They're not going to take this personally. You're a temp, a free-spirited vagabond. You're not like the rest of us office drones. Turning down the full-time gig is not going to read like turning them down for the prom. You're on a whole different employment track.
posted by Admiral Haddock at 8:19 AM on April 9, 2013 [4 favorites]

At the very most, I might consider saying something on the lines of, "I don't think it would be a good fit." If they press, you could say, "The temporary position works well for my current situation and that wouldn't be the case for the full-time position." The missing subtext here, of course, is that it wouldn't work well because the place is a disaster.

If you don't want to participate in the consulting level work, either turn down those additional tasks or let them know what your consulting rate would be (and make it so high as to be "worth it" to you).
posted by Betelgeuse at 8:20 AM on April 9, 2013 [1 favorite]

I'm unclear whether you initially said "yes I want to be considered for something full time", or you didn't and this is all from them. If this is all from them, then you are perfectly within your rights to say, if they approach you about whether you're interested in going full-time, to say that no, you'd rather stick with temping.
posted by EmpressCallipygos at 8:25 AM on April 9, 2013

Best answer: I would wait for them to make an overt move before telling them no thanks, using a script like those above.

As for the consultant-level work, I would tell them my rate for work like that is higher than the entry-level work. If you really don't want to do it, make it much higher.
posted by ottereroticist at 8:32 AM on April 9, 2013 [2 favorites]

I'm with the whole, "I'm a freelancer, I'm not looking for a full-time gig" line of patter.

As for working with the definitions, etc. Tell them, "Oh Gosh, that's totally different from the scope of work that I'm doing for you here. My rates for that are $XX."

If you want to beg off, just say, "Frankly, I'm not in a position to take that on right now."

You are right to see the red flags, and to run.
posted by Ruthless Bunny at 8:36 AM on April 9, 2013 [2 favorites]

Also mention that you don't want to waste their time considering your application. See what a nice person you are?
posted by theora55 at 8:40 AM on April 9, 2013

I'm a big proponent of keeping my options open. I agree that saying "Thanks, but I'm not/no longer looking for full time work." but you might want to add in "currently" in there. I say this for the friend of mine who kept repeating that to eBay until the finally strong-armed him and then they went public...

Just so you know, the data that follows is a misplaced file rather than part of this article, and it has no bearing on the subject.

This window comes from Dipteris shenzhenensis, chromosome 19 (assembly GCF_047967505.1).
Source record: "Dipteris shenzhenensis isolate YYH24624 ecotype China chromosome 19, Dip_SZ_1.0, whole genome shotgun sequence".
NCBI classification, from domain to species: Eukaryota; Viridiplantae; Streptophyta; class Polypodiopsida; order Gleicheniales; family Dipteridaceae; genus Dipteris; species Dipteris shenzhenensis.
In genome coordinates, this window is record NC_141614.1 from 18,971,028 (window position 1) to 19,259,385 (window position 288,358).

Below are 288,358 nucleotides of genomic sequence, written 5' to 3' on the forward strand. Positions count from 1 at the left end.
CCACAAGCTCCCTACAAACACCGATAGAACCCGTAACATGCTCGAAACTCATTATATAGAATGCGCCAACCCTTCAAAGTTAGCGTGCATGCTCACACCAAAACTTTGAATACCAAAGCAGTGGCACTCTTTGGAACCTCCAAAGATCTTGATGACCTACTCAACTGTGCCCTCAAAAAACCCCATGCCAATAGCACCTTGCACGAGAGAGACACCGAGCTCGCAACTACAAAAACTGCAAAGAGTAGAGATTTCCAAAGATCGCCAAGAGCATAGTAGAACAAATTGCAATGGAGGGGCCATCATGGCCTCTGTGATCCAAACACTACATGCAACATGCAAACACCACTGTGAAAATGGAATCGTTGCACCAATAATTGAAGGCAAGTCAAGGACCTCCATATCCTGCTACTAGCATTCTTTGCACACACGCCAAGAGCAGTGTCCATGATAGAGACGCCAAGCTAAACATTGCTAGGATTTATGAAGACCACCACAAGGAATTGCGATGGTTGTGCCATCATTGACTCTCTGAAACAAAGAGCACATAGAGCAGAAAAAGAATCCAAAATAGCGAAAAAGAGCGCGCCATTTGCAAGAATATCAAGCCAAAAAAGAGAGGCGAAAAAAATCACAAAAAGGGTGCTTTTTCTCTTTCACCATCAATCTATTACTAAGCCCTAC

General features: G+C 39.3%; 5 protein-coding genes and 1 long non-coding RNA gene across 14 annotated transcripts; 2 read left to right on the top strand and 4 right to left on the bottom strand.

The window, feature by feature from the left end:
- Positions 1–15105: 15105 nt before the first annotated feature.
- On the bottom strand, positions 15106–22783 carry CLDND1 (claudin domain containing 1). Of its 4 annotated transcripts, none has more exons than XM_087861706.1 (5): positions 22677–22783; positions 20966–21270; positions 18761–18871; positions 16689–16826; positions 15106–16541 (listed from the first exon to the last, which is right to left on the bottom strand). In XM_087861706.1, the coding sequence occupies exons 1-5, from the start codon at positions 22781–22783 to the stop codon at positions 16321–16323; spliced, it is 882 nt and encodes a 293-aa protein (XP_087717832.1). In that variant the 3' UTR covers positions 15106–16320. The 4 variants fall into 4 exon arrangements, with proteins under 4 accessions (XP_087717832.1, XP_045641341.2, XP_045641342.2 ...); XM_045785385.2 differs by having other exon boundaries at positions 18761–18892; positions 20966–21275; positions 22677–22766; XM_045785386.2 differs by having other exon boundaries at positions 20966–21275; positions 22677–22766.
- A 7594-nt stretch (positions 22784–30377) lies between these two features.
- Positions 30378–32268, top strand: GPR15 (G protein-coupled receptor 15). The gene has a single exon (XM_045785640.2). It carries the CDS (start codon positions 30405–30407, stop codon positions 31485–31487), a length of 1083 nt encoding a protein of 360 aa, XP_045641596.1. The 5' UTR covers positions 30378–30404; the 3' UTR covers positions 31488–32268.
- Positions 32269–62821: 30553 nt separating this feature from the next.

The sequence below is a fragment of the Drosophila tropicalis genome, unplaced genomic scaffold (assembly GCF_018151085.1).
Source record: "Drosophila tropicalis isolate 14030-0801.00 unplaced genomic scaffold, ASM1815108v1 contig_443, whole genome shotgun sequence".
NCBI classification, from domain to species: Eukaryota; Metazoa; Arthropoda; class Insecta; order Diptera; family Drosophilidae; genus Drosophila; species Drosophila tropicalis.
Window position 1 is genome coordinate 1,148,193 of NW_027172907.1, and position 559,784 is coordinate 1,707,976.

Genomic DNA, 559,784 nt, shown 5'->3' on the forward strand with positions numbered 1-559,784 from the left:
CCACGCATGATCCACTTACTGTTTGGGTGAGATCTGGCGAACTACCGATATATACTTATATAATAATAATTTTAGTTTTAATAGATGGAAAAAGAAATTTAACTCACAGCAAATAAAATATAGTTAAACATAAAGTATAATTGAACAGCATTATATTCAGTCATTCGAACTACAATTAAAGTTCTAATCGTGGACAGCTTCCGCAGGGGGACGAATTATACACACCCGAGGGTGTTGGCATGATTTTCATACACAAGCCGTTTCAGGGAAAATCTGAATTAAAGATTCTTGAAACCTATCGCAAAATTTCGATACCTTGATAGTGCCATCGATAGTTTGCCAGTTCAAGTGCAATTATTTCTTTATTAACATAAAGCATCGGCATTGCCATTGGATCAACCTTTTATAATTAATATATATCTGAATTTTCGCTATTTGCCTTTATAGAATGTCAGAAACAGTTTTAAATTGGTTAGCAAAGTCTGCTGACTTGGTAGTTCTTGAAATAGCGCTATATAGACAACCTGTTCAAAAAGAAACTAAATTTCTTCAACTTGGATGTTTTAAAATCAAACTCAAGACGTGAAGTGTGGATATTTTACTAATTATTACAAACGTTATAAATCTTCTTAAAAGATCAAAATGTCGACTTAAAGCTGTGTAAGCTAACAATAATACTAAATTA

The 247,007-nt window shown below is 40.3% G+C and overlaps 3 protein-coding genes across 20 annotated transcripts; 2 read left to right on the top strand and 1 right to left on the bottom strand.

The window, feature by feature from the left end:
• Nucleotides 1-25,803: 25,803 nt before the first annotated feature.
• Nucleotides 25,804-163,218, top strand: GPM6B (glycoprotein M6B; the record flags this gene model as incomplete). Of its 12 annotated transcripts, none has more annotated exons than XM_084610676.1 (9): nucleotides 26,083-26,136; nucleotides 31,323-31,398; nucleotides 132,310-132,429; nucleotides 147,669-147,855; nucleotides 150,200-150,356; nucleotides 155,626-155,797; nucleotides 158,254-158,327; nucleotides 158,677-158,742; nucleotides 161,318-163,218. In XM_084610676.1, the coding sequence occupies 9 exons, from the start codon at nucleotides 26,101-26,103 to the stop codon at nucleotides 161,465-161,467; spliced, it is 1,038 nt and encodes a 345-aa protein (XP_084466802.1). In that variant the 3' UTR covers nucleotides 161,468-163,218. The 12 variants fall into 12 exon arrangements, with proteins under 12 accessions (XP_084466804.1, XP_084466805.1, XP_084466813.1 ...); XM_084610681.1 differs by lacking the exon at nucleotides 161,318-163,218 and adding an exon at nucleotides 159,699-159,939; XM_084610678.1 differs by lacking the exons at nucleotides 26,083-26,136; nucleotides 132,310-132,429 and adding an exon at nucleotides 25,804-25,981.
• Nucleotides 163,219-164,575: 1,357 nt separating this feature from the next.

posted by plinth at 8:41 AM on April 9, 2013 [1 favorite]

I've been on the employer side of this, we have a great freelancer who declined our offer of a full-time permanent position, largely (I think) because she has other clients & other unrelated gigs. We were disappointed, because she is very good, but we certainly didn't axe her, and as it turns out, even after we hired a full timer, there was still some work for the freelancer. If the employer is sane, they'll understand. But that's a big if...
posted by mr vino at 8:47 AM on April 9, 2013

Years ago, I was unable to get a full time job to carry me over the summer till I moved to go to grad school ...I managed to get a job and when they told me I seemed overqualified for the lowly position I told them i was a writer and looking not for advancement or for promotion but just for a steady weekly income. They hired me pronto. At summer's end, i told them personal problem and resigned.
posted by Postroad at 10:08 AM on April 9, 2013

I've had people withdraw from competitions before. They simply sent emails that said "Please be advised that I wish to withdraw my name from the competition for X position. Thank you."

If anyone asked why you're withdrawing your name you can say, "A full-time/permanent position doesn't fit well with my current life plans."
posted by ThatCanadianGirl at 1:40 PM on April 9, 2013

Tell them your rates for the consulting level work. Don't say anything about a permanent job unless they are asking you direclty if you're interested,then use the line about it not fitting with your plans, but happy to continue temping.
posted by canine epigram at 7:28 PM on April 9, 2013

Response by poster: Thanks everyone. Your comments have been a big help. Many of you provided similar answers, but I marked ottereroticist's as best because it summed things up so concisely. Plus, awesome username.

Now if I can just manage to keep my mouth shut and my head down I might be able to bank some decent cash....
posted by under_petticoat_rule at 7:41 PM on April 9, 2013 [1 favorite]